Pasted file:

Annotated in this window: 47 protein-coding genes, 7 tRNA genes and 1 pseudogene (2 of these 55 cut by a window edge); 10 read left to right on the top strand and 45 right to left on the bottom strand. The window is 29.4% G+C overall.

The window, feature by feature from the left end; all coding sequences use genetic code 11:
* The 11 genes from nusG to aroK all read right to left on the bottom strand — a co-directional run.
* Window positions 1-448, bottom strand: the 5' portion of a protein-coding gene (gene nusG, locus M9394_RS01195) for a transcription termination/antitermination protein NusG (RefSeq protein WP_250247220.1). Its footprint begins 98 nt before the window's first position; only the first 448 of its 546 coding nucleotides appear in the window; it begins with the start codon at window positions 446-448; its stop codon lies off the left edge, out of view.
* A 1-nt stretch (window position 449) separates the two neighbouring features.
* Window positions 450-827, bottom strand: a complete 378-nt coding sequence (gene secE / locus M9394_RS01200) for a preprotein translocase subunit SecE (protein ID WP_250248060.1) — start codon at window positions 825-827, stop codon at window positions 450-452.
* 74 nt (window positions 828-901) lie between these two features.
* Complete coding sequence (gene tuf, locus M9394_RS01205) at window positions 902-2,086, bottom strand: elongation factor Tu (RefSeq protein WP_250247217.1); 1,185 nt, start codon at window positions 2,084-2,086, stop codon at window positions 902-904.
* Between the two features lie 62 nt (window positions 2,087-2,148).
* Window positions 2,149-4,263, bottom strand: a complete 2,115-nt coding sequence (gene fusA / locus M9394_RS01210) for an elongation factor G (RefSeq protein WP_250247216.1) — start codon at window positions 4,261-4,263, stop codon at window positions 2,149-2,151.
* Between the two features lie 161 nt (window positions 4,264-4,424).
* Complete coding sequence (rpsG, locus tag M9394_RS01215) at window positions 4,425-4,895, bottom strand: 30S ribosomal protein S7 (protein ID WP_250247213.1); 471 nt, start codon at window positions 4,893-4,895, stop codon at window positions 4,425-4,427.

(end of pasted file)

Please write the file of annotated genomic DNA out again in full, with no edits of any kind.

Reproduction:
Annotated in this window: 47 protein-coding genes, 7 tRNA genes and 1 pseudogene (2 of these 55 cut by a window edge); 10 read left to right on the top strand and 45 right to left on the bottom strand. The window is 29.4% G+C overall.

The window, feature by feature from the left end; all coding sequences use genetic code 11:
* The 11 genes from nusG to aroK all read right to left on the bottom strand — a co-directional run.
* Window positions 1-448, bottom strand: the 5' portion of a protein-coding gene (gene nusG, locus M9394_RS01195) for a transcription termination/antitermination protein NusG (RefSeq protein WP_250247220.1). Its footprint begins 98 nt before the window's first position; only the first 448 of its 546 coding nucleotides appear in the window; it begins with the start codon at window positions 446-448; its stop codon lies off the left edge, out of view.
* A 1-nt stretch (window position 449) separates the two neighbouring features.
* Window positions 450-827, bottom strand: a complete 378-nt coding sequence (gene secE / locus M9394_RS01200) for a preprotein translocase subunit SecE (protein ID WP_250248060.1) — start codon at window positions 825-827, stop codon at window positions 450-452.
* 74 nt (window positions 828-901) lie between these two features.
* Complete coding sequence (gene tuf, locus M9394_RS01205) at window positions 902-2,086, bottom strand: elongation factor Tu (RefSeq protein WP_250247217.1); 1,185 nt, start codon at window positions 2,084-2,086, stop codon at window positions 902-904.
* Between the two features lie 62 nt (window positions 2,087-2,148).
* Window positions 2,149-4,263, bottom strand: a complete 2,115-nt coding sequence (gene fusA / locus M9394_RS01210) for an elongation factor G (RefSeq protein WP_250247216.1) — start codon at window positions 4,261-4,263, stop codon at window positions 2,149-2,151.
* Between the two features lie 161 nt (window positions 4,264-4,424).
* Complete coding sequence (rpsG, locus tag M9394_RS01215) at window positions 4,425-4,895, bottom strand: 30S ribosomal protein S7 (protein ID WP_250247213.1); 471 nt, start codon at window positions 4,893-4,895, stop codon at window positions 4,425-4,427.